Many webmasters still have not realized that spamming is illegal and criminally punishable.  Over 20 states have their own versions of anti-spamming laws and 6 Federal laws are on the table for consideration.  The penalty?  1 year in jail for misleading email headers (spoofing To and From lines as well as routing information) and a fine of $5-50 per unsolicited message. 

How can you be sure to stay out of trouble when using email solicitations? That’s easy, don’t spam.  But opt-in email lists are often regarded as spam so here are some pointers that were provided to help you stay out of the heat:  Provide a toll free number in the initial body of your message on how they can be removed.  If you receive a complaint or remove request, remove and exclude the address and do not send them any more mail.  Something that is becoming more common place is to put acronyms in the beginning of the subject line describing the type of mail it is.  For example, an advertisement email would begin with "ADV:" in the subject.  Good advice for adult related emails is to have "ADLT:" for adult in the subject line.

Common Sense Advice
Do not register or Cybersquat on domains containing trademarked terms or misspelled versions of trademarked names.   Not sure if a name is trademarked or copyrighted?  Search to find out.  Einstein and Chapo advise that you know what kind of corporation will provide the best protection for your business and to be willing to allow it to grow and change as you become more successful.  Chapo (Adult Internet Law) also advises that you not name your business something haphazard like "Animal Porn, Inc" unless you are asking for trouble.  Also, NEVER promote your content using illegal or stolen images.  Be able to provide documentation of models and content licenses if requested.  Be careful when promoting in "free content farms" such as newsgroups that often attract illegal or underage content.  And try to stay away from using words like "Lolita" or "youngest teens" in your promotions, anything that even LOOKS underage will capture scrutiny from law enforcement officials.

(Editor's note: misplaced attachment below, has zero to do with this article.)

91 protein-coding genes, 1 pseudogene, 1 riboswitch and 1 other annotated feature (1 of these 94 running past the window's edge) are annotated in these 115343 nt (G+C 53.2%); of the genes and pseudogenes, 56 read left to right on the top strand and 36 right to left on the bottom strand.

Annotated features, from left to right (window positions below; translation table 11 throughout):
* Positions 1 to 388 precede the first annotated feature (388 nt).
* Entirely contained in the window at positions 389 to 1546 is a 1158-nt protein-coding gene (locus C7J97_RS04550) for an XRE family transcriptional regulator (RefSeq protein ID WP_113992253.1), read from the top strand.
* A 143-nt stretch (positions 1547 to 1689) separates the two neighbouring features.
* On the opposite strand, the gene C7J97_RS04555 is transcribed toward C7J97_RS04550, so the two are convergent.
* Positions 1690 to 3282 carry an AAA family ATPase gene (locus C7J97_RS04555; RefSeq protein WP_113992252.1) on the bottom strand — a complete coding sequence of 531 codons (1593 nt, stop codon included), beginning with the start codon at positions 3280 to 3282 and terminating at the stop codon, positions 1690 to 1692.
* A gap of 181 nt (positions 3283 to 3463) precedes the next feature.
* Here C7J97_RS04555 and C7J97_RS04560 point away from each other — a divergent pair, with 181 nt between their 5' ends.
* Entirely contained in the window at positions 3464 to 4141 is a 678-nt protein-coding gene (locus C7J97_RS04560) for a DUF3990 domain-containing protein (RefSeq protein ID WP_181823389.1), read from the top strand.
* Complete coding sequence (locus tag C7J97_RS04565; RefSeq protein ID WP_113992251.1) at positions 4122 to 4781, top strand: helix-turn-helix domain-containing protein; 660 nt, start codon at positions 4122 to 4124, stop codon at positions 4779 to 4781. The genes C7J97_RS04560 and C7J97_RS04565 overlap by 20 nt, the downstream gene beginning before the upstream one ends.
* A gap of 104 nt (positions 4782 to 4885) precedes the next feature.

A U.S. Justice once said "I can’t define pornography.  I just know it when I see it".  Keep in mind that obscene is most commonly defined as "Seriously lacking artistic, social importance, political, scientific, or social value" so it is a good idea to research what the local community standards of obscenity is in your Region or State.  And finally, BE AWARE.  Stay informed of the Federal and State legislative changes that may affect the type of sites you own.  Be ready and willing to make any changes required to stay within the law.